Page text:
Smoking and Your Digestive System
Cigarette smoking causes a variety of life-threatening diseases, including lung cancer, emphysema, and heart disease. An estimated 430,000 deaths each year are directly caused by cigarette smoking. Smoking is responsible for changes in all parts of the body, including the digestive system. This fact can have serious consequences because it is the digestive system that converts foods into the nutrients the body needs to live.
Current estimates indicate that about one-third of all adults smoke. And, while adult men seem to be smoking less, women and teenagers of both sexes seem to be smoking more. How does smoking affect the digestive system of all these people?
Smoking has been shown to have harmful effects on all parts of the digestive system, contributing to such common disorders as heartburn and peptic ulcers. It also increases the risk of Crohn's disease and possibly gallstones. Smoking seems to affect the liver, too, by changing the way it handles drugs and alcohol. In fact, there seems to be enough evidence to stop smoking solely on the basis of digestive distress.
Heartburn is common among Americans. More than 60 million Americans have heartburn at least once a month, and about 15 million have it daily.
Heartburn happens when acidic juices from the stomach splash into the esophagus. Normally, a muscular valve at the lower end of the esophagus, the lower esophageal sphincter (LES), keeps the acid solution in the stomach and out of the esophagus. Smoking decreases the strength of the esophageal valve, thereby allowing stomach acids to reflux, or flow backward into the esophagus.
Smoking also seems to promote the movement of bile salts from the intestine to the stomach, which makes the stomach acids more harmful. Finally, smoking may directly injure the esophagus, making it less able to resist further damage from refluxed fluids.
A peptic ulcer is an open sore in the lining of the stomach or duodenum, the first part of the small intestine. The exact cause of ulcers is not known. A relationship between smoking cigarettes and ulcers, especially duodenal ulcers, does exist. The 1989 Surgeon General's report stated that ulcers are more likely to occur, less likely to heal, and more likely to cause death in smokers than in nonsmokers.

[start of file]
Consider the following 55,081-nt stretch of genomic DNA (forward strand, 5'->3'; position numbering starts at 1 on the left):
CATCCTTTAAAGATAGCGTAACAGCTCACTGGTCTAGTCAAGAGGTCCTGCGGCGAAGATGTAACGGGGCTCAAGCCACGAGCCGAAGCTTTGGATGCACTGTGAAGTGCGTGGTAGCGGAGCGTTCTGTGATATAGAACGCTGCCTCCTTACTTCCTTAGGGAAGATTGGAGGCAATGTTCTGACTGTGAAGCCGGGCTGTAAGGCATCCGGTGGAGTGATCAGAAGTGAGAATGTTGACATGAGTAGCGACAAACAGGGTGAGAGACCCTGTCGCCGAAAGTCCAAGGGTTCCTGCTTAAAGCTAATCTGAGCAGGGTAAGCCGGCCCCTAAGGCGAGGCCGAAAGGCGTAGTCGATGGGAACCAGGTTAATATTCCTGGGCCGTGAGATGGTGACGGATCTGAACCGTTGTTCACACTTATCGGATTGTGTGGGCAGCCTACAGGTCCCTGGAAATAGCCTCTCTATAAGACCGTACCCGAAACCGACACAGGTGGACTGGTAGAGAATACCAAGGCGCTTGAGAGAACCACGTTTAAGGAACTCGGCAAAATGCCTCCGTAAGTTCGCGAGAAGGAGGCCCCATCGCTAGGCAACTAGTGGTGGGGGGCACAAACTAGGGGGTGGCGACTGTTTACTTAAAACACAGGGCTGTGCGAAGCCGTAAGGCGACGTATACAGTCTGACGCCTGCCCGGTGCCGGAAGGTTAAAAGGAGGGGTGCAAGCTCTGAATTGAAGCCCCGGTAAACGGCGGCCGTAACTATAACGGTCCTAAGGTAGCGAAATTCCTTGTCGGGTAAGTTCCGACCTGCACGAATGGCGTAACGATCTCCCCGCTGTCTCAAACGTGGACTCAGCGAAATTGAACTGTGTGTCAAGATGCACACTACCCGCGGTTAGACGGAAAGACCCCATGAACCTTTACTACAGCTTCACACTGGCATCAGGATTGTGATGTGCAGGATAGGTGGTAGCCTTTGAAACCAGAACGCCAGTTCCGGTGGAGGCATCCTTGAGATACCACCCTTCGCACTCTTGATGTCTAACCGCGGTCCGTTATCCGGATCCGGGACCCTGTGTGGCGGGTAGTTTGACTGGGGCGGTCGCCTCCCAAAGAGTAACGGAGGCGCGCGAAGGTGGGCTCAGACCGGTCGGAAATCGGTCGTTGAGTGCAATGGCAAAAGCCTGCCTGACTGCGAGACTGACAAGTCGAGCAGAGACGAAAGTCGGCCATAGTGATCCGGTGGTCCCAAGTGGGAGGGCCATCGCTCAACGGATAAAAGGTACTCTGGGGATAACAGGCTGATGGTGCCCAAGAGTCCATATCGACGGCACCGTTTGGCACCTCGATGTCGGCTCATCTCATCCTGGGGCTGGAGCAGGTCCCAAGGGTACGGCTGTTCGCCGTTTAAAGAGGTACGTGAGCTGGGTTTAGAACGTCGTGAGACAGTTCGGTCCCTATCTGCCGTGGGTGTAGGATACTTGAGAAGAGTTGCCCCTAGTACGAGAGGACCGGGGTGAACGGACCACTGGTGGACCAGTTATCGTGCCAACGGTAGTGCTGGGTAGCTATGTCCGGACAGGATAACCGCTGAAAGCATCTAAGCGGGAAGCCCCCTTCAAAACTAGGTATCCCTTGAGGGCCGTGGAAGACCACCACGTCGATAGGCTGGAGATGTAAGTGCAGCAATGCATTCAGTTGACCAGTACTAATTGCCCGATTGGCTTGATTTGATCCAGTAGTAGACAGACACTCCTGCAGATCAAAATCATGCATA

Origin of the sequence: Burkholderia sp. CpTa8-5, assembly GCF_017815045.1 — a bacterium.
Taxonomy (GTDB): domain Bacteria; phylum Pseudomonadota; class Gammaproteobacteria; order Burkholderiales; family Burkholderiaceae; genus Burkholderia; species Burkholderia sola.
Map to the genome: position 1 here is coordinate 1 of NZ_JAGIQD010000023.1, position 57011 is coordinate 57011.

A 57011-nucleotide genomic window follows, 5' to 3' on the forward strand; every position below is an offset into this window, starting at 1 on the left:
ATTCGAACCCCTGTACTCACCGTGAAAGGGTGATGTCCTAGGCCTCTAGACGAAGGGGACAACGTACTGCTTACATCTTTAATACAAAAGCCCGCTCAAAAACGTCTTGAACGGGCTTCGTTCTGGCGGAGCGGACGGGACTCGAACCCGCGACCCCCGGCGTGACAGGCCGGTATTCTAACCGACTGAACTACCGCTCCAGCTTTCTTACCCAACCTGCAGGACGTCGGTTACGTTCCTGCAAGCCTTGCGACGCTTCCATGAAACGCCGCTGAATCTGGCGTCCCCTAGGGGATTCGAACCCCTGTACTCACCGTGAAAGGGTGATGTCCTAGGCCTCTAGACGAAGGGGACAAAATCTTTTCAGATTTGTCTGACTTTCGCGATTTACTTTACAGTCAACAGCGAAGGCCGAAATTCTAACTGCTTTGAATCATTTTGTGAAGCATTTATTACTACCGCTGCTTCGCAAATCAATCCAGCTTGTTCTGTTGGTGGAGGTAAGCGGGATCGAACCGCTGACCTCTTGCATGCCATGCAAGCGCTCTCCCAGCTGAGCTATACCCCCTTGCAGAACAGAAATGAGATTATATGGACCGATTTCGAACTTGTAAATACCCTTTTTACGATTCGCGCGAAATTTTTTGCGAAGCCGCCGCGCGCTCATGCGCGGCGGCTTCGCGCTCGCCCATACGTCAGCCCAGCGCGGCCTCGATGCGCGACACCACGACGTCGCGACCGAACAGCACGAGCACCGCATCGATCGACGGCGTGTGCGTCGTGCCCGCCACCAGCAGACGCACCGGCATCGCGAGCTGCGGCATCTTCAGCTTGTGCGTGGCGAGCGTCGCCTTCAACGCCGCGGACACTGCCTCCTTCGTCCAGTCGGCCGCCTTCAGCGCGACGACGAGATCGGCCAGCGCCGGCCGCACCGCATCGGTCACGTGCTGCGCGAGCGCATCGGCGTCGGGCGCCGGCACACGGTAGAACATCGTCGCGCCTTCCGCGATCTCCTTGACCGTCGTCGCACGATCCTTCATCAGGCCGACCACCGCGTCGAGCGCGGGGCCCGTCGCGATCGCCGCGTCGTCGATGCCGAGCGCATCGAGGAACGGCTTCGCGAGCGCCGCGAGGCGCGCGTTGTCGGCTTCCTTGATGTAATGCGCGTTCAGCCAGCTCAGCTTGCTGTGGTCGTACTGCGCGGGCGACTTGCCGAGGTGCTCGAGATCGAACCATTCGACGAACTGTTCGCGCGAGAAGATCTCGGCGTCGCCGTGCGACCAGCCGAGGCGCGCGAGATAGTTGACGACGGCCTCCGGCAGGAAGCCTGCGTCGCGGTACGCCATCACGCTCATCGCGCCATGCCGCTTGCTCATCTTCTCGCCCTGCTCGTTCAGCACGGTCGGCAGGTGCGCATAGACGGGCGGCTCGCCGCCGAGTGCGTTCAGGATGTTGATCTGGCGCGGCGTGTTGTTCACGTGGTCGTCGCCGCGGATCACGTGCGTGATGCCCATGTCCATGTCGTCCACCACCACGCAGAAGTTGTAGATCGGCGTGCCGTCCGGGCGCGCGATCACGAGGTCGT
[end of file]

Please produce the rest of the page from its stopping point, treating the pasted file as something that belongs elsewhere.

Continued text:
Why is this so? Doctors are not really sure, but smoking does seem to be one of several factors that work together to promote the formation of ulcers.
For example, some research suggests that smoking might increase a person's risk of infection with the bacterium Helicobacter pylori (H. pylori). Most peptic ulcers are caused by this bacterium.
Stomach acid is also important in producing ulcers. Normally, most of this acid is buffered by the food we eat. Most of the unbuffered acid that enters the duodenum is quickly neutralized by sodium bicarbonate, a naturally occurring alkali produced by the pancreas. Some studies show that smoking reduces the bicarbonate produced by the pancreas, interfering with the neutralization of acid in the duodenum. Other studies suggest that chronic cigarette smoking may increase the amount of acid secreted by the stomach.
Whatever causes the link between smoking and ulcers, two points have been repeatedly demonstrated: People who smoke are more likely to develop an ulcer, especially a duodenal ulcer, and ulcers in smokers are less likely to heal quickly in response to otherwise effective treatment. This research tracing the relationship between smoking and ulcers strongly suggests that a person with an ulcer should stop smoking.
The liver is an important organ that has many tasks. Among other things, the liver is responsible for processing drugs, alcohol, and other toxins to remove them from the body. There is evidence that smoking alters the ability of the liver to handle such substances. In some cases, this may influence the dose of medication necessary to treat an illness. Some research also suggests that smoking can aggravate the course of liver disease caused by excessive alcohol intake.
Crohn's disease causes inflammation deep in the lining of the intestine. The disease, which causes pain and diarrhea, usually affects the small intestine, but it can occur anywhere in the digestive tract. Research shows that current and former smokers have a higher risk of developing Crohn's disease than nonsmokers do. Among people with the disease, smoking is associated with a higher rate of relapse, repeat surgery, and immunosuppressive treatment. In all areas, the risk for women, whether current or former smokers, is slightly higher than for men. Why smoking increases the risk of Crohn's disease is unknown, but some theories suggest that smoking might lower the intestine's defenses, decrease blood flow to the intestines, or cause immune system changes that result in inflammation.
Several studies suggest that smoking may increase the risk of developing gallstones and that the risk may be higher for women. However, research results on this topic are not consistent, and more study is needed.
Can the damage be reversed?
Some of the effects of smoking on the digestive system appear to be of short duration. For example, the effect of smoking on bicarbonate production by the pancreas does not appear to last. Within a half-hour after smoking, the production of bicarbonate returns to normal. The effects of smoking on how the liver handles drugs also disappear when a person stops smoking. However, people who no longer smoke still remain at risk for Crohn's disease. Clearly, this question needs more study.
Publication No. 02-949
Reprinted from NIH Publication No. 02-949. This article was originally printed in the March 2002 .
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